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Outdoor Ideas for Group Fitness

author image Linda Basilicato
Linda Basilicato has been writing food and lifestyle articles since 2005 for newspapers and online publications such as eHow.com. She graduated magna cum laude from Stony Brook University in New York and also holds a Master of Arts in philosophy from the University of Montana.
Outdoor Ideas for Group Fitness
Use team-building games, such as rope climbs, to make outdoor group fitness fun. Photo Credit Jupiterimages/Goodshoot/Getty Images

The Scranton Times Tribune reports that the typical American spends 90 percent of his life indoors -- a habit that tends to correlate with sedentary behavior. Often, just spending time outside results in higher activity. Kids, for example, are twice as active outside as inside, and most people report higher activity levels during the warmer months. Spending time outside also improves concentration, healing, breathing and mental well-being. A few activity ideas can help you enjoy exercising outside with others.

Team-Building Exercises

Schools, camps and businesses use team-building exercises to build camaraderie, increase cooperation and improve problem-solving skills. Many team-building games emphasize physical skills, such as climbing, throwing, jumping and running. For a group fitness program, choose games that require sustained periods of aerobic activity or target certain muscles. Examples include jump rope games, climbing wall challenges, tag variations and balance activities. Team-building games, because they tend to require mental effort as well as physical, may help some participants maintain interest in the exercise program.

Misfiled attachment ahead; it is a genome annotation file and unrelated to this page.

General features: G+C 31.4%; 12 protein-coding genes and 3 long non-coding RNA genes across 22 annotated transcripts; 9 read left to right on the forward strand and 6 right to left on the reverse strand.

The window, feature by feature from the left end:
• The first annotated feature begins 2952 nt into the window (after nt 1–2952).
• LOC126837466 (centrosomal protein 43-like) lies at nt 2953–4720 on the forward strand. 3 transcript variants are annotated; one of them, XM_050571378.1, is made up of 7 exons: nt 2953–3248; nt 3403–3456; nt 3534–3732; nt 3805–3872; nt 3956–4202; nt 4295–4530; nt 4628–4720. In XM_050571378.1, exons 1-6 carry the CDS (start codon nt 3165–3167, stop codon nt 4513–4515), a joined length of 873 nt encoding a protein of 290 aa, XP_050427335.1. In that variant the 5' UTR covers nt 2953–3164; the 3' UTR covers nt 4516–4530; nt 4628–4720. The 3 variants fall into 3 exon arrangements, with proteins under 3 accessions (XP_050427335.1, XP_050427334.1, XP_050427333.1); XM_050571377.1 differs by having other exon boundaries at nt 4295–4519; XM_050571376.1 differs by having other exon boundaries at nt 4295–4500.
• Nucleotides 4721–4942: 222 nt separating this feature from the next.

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Adventure Sports

Make group fitness more exciting by planning an active outdoor adventure. This could be a whitewater kayaking class, canoe and kayak expedition, mountain or road biking excursion, outdoor rock climbing lessons or a challenging hike. If you facilitate a long-term group fitness program, you could use these adventures as an active reward that reinforces wellness themes. Intermittent outings that are physically challenging may also show participants how much their efforts are paying off.

Circuit Workouts

Use a park, field or other suitable space to create an outdoor circuit workout. Focus on whole-body conditioning or create a variety of workouts that alternately target strength, endurance, balance, flexibility, agility, sports skills or particular areas of the body. Circuit workouts allow group members to proceed at their own skill level, which may help keep everyone interested. Bringing such training outside provides targeted focus without that hamster-on-a-wheel feeling some people experience inside the gym. You will, however, have to make creative use of playground equipment, fences, steps and other existing features in the place you choose. Consider parks that have equipment stations set up along a path or pack a bag of lightweight equipment, such as resistance bands, balls, rope and small cones.

Traditional Sports

Try using traditional sports, such as basketball, softball, soccer or ultimate Frisbee to provide a less structured group fitness activity. The benefit here is that the exercise will feel more like play. On the downside, more talented athletes may take over the game and prevent weaker players from getting a good workout. Alternatively, you could borrow drill activities for these sports to create a more targeted workout that is also fun.

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